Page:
To a Land Unknown (2024) Review

To a Land Unknown (2024)
Director: Mahdi Fleifel
Screenwriter: Fyzal Boulifa, Mahdi Fleifel, Jason McColgan
Starring: Angeliki Papoulia, Mahmood Bakri, Mohammad Ghassan

“How we are here today, I don’t get it,” said director Mahdi Fleifel at the world premiere of To a Land Unknown at the Cannes International Film Festival in 2024, where it competed in the Un Certain Regard strand. Just seven short months after beginning shooting in Greece, the cast and crew were attending this socially conscious film’s premiere at one of the most prestigious festivals in the world. As those who know anything about filmmaking would understand, the turnaround between production and the finished piece was extremely quick, which serves as testament to the urgency of such a movie.
To a Land Unknown is set in Athens, Greece, and follows two Palestinian refugees, Chatila (Mahmood Bakri) and his cousin Reda (Aram Sabbah), who live on the fringes of society. They dream of reaching Germany and opening a restaurant with Chatila’s wife who has stayed behind in Lebanon with Chatila’s son, but their dream seems almost impossible to achieve as they face the high costs of their journey to Europe, as imposed by the smugglers who got them in via illegal routes. Upon meeting a child who is also a Palestinian refugee, Chatila and Reda attempt to help him reach his aunt in Italy, but are willing to do anything to make their own dream come true.

The acting in To a Land Unknown is particularly noteworthy for how impactful it is. As the film goes on, we get to know Chatila and Reda on a deep level, and their humanity shines from the very first moment, reminding us that Chatila and Reda’s narrative stands in for similar heartbreaking stories about real-life refugees. By the time the film ends, it is almost impossible not to root for them, to hope that they will succeed even against almost impossible odds. The actors are exceptional at depicting the screenplay’s beautiful depiction of family bonds that, while complex and tumultuous at times, are the strongest (and perhaps only) foundation that these characters can rely upon. To a Land Unknown takes a character-first approach, empathetically presenting its thematic intention. In this way, Fleifel’s latest movie echoes Capernaum (2018) by Nadine Labaki, which was similarly headlined by a strong acting performance.

As was the case in Capernaum, the refugee child in To a Land Unknown is one of the most interesting characters. He is alone in a foreign city but manages to find unlikely allies in the other Palestinians who live in Athens and look out for each other in the face of great adversity and abuse. The themes are obviously in-keeping with Labaki’s film, but it also shares similarities on a narrative level, taking us on a journey that will force us to question our own moral standings and ideas of right and wrong in the face of overwhelming challenges. Each film is reminiscent of the cinema of Italian Neorealism – while the movie is not set nor filmed in post-war Italy and uses professional actors, the movement’s realism and documentary-like aesthetic are vital to To a Land Unknown and make its story all the more heartbreaking and emotional.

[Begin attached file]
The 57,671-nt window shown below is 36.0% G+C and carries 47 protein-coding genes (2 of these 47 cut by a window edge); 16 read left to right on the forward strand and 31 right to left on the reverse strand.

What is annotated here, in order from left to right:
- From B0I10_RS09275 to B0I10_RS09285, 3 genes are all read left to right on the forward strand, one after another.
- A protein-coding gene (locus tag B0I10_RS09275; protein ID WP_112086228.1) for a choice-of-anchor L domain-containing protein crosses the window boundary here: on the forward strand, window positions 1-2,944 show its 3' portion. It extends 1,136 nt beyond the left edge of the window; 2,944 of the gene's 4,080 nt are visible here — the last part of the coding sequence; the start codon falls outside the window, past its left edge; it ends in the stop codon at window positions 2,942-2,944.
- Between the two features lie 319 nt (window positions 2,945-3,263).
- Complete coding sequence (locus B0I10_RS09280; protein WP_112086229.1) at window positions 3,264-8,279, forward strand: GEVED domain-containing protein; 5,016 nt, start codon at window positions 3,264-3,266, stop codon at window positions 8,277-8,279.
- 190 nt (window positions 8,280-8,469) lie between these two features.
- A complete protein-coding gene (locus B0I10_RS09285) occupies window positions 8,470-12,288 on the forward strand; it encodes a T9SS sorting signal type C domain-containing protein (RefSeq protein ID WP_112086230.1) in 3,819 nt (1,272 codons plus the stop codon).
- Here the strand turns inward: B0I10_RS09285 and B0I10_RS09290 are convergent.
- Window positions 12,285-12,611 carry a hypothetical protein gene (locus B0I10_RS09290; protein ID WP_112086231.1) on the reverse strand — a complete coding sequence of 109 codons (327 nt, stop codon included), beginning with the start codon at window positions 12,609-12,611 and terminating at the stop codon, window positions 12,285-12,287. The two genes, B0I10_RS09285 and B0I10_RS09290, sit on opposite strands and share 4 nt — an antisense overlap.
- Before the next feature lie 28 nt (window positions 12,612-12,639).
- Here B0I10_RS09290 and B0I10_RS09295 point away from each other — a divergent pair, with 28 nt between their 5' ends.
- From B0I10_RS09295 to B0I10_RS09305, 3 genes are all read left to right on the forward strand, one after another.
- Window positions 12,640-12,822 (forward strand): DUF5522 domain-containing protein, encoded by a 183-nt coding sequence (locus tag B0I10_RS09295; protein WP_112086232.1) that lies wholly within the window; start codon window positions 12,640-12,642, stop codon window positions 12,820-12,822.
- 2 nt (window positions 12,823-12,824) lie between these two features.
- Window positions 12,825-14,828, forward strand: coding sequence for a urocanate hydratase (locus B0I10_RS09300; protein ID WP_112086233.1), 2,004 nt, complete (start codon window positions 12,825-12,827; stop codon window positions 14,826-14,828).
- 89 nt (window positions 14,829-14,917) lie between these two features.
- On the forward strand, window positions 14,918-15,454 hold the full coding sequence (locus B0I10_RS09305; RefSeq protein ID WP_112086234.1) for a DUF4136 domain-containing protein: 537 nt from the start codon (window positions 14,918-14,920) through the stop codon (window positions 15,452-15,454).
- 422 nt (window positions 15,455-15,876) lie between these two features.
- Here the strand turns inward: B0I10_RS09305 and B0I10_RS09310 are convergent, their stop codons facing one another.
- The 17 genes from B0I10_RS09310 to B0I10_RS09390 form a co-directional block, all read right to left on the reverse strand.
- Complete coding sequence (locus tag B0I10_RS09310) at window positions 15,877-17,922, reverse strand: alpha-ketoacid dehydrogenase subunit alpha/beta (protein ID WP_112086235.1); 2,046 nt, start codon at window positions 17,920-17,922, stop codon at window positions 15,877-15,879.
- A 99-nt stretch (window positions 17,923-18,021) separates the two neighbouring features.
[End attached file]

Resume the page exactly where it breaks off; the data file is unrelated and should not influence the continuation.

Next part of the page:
Vitally, To a Land Unknown avoids harmful stereotyping, opting to create rounded characters facing seemingly insurmountable challenges as opposed to simple heroes or (as has more often been the case in western cinema) villains. Here, there is a realistic balance of characteristics that the actors, and the film’s wider narrative, explore. This should be received as imperative given the current political situation in Palestine, and the vilifying of the people involved. To a Land Unknown actively avoids harmful stereotypes, ensuring its timely significance.

Some scenes in To a Land Unknown will prove to be uncomfortable to some viewers, but each is incredibly necessary to remain true to the film’s sombre realism and its timely message. This is a film that does not exist to make us comfortable, it exists to shed light on some very important humanitarian issues. The appalling treatment of refugees in Europe has been apparent for long enough, and this feature goes a long way to illuminating that on a personal, human level. It is also a powerful reminder of the very real struggles Palestinians go through every day.

Overall, To a Land Unknown is a beautifully heartbreaking film with a very urgent and necessary message. The story of Chatila and Reda may be fictional, but all of its elements may very well have happened, and that is this film’s power.

Score: 20/24

Rating: 4 out of 5.
Clotilde Chinnici
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